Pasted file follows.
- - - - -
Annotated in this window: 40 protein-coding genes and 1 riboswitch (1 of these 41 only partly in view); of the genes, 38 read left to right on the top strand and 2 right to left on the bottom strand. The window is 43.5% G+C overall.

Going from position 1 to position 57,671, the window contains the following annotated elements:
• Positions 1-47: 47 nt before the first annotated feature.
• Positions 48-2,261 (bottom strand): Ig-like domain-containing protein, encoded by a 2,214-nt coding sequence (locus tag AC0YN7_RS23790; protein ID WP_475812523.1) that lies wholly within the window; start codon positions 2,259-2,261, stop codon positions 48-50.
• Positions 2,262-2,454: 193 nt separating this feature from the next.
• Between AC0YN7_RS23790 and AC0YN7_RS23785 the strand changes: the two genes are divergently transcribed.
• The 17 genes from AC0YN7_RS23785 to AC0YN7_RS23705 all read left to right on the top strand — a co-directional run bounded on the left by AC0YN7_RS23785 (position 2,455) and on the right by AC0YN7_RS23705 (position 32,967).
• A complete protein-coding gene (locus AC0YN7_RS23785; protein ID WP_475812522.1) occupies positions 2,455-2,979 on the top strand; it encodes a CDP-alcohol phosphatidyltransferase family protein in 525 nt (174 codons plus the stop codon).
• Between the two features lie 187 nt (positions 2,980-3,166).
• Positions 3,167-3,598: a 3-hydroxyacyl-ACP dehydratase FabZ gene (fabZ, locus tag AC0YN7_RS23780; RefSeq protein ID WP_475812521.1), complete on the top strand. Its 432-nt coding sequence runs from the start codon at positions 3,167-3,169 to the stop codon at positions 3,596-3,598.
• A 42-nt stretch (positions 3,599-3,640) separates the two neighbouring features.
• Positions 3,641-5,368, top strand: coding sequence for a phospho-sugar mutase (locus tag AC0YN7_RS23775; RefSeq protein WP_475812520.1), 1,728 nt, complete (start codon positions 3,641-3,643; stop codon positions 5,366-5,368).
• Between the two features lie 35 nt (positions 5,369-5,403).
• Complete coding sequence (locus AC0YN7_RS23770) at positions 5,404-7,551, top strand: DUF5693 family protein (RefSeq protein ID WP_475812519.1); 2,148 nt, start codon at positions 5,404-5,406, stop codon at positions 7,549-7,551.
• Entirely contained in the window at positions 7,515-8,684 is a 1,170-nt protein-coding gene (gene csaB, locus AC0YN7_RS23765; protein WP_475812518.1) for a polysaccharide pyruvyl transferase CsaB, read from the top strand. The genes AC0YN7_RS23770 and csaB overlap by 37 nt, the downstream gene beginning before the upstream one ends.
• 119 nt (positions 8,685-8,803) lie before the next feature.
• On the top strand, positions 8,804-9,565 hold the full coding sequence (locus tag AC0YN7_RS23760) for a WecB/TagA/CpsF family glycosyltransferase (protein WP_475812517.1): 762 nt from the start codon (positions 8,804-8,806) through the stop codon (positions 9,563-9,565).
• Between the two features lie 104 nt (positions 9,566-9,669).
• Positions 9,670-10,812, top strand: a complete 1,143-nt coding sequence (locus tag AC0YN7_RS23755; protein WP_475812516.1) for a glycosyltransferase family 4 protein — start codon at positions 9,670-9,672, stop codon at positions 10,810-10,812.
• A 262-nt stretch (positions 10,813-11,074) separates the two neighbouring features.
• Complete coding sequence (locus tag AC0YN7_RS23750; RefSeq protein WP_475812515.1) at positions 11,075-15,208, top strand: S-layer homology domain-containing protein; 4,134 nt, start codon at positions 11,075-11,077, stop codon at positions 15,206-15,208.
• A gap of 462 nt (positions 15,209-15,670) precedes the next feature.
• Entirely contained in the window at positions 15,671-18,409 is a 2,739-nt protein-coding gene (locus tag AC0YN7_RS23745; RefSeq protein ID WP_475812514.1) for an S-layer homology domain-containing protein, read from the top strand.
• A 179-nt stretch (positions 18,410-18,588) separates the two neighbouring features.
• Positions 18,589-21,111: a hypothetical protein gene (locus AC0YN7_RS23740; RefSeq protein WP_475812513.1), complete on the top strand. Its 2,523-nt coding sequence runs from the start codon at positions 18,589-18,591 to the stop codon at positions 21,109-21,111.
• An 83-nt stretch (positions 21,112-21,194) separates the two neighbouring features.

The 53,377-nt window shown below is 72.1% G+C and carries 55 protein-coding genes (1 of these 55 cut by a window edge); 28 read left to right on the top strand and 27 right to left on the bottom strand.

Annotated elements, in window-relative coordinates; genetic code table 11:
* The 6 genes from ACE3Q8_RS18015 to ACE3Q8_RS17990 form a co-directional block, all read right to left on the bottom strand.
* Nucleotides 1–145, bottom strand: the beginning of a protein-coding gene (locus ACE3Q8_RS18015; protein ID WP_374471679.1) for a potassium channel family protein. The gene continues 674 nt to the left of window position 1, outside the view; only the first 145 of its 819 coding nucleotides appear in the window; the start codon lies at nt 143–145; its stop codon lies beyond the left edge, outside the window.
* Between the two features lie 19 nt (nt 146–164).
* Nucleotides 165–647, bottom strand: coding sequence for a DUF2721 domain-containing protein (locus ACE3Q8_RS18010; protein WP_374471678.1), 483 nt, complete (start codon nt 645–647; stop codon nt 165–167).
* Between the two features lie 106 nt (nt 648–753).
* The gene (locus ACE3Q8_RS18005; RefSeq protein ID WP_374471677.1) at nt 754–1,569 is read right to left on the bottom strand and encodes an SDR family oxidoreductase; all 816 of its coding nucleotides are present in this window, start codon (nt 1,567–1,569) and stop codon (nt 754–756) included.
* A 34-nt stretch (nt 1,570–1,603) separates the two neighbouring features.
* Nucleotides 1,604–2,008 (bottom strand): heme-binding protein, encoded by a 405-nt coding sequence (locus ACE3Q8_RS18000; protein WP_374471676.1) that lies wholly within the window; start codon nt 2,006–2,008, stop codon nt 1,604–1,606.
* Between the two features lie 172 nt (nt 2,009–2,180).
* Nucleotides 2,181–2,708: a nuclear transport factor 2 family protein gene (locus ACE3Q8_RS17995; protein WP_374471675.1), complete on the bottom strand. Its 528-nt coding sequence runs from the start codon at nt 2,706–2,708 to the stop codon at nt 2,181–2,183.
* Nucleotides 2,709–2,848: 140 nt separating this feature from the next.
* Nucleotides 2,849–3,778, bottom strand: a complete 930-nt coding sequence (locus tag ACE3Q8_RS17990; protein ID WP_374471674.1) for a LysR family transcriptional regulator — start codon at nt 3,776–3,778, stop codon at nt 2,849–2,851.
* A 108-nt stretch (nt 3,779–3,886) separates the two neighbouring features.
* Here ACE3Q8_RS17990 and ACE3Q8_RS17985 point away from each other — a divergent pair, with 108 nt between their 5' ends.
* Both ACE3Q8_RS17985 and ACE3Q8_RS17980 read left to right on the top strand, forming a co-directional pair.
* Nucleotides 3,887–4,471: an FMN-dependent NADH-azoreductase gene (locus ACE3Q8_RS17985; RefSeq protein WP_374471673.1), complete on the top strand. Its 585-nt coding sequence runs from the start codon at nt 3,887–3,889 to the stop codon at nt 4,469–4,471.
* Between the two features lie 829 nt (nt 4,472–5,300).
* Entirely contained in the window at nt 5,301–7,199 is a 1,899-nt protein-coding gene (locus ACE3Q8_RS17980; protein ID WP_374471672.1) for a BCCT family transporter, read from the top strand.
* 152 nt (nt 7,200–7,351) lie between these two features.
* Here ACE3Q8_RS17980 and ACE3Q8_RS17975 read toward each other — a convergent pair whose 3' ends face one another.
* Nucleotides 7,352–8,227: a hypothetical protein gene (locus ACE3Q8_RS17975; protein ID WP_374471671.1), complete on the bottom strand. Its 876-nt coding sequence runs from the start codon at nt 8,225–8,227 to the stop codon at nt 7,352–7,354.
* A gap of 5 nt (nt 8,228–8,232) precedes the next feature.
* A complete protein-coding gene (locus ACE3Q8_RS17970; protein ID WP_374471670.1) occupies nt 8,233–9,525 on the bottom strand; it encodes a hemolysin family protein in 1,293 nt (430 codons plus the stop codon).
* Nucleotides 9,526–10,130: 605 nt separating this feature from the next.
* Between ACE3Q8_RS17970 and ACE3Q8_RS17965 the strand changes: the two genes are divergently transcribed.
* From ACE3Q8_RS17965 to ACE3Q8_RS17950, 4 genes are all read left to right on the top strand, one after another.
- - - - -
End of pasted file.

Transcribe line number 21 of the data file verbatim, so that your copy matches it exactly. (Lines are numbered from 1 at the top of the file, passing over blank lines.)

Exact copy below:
• Complete coding sequence (locus tag AC0YN7_RS23750; RefSeq protein WP_475812515.1) at positions 11,075-15,208, top strand: S-layer homology domain-containing protein; 4,134 nt, start codon at positions 11,075-11,077, stop codon at positions 15,206-15,208.